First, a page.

avoiding news overdosePosted: October 7, 2015
I have been an NPR listener since my college days in the 1970s. I don’t know how I managed during my year in Laredo, 1977-78, but other than that I have always had an NPR station to listen to.
I have to admit to taking a break during the Bush II years. It simply made me ill to listen to his voice or to discussion of this policies. For those eight years I listened to sports talk radio, which made little sense because the only sport I like is baseball. There’s only a couple of months in the middle of summer when the talk is pretty much exclusively baseball. Basketball goes well into June, and football talk starts early in August. But that’s what I did.
As soon as Obama was elected I was back to NPR. Given my current routine it’s easy to spend a lot of time listening to NPR. I don’t generally catch Morning Edition, because by the time I get past breakfast and the local television news, walking Tasha, and then my own walk or yard work it’s over. But after morning edition is Here and Now, and I can get that from 9:00 to 11:00 on one station or from 11:00 to 1:00 on another. I normally skip the mid-afternoon shows, but All Things Considered starts as early as 3:00 and goes as late as 7:00. That’s a lot of ATC given that it’s a two-hour program.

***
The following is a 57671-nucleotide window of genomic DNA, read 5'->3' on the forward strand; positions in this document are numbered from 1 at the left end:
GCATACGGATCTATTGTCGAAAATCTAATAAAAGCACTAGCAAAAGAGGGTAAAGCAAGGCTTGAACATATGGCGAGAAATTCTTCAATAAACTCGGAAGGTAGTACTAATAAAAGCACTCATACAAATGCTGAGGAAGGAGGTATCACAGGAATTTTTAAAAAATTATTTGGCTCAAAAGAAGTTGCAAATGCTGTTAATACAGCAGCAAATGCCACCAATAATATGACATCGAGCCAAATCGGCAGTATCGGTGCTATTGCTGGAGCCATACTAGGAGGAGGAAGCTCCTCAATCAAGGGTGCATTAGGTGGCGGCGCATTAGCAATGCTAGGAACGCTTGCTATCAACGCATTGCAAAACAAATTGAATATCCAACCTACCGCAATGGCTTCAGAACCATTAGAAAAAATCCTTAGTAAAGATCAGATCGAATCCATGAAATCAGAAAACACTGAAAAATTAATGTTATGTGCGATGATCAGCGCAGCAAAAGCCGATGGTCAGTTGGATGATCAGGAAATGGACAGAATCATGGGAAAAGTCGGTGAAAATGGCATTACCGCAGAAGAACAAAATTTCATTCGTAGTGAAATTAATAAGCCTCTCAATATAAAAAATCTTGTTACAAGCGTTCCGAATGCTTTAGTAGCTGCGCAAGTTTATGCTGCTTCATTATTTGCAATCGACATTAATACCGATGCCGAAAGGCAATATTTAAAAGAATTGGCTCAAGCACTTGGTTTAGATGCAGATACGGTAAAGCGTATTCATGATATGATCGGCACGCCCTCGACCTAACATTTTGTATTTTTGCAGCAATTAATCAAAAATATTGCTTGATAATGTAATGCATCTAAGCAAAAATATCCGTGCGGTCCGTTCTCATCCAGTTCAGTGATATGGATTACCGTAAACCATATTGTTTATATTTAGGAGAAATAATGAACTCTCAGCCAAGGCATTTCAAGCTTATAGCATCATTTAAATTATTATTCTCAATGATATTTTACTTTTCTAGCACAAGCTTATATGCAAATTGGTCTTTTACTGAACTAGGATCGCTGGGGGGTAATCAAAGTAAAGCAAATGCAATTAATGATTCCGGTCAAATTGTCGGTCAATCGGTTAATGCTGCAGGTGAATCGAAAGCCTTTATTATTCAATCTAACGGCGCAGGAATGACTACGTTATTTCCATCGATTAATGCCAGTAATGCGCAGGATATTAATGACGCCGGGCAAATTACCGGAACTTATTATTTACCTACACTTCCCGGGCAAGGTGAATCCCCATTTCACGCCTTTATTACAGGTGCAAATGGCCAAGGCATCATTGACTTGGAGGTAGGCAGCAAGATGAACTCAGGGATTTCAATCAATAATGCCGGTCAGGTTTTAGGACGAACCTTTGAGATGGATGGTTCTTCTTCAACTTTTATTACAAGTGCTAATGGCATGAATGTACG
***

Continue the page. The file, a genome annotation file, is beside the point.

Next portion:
I want to stay informed. That’s just being a good citizen and a thoughtful person. But I can overdo it as well. Taking time out to listen to music is not a bad idea.
And. I have all these NPR podcasts programmed into my Internet radio. I have topic-based podcasts on the subjects of author interviews, book reviews, food, popular culture, and religion. And I have program-based podcasts for shows like Fresh Air, Science Friday, Soundcheck, Leonard Lopate, and Studio 360. I need to listen to more of those.
Now that’s a good idea.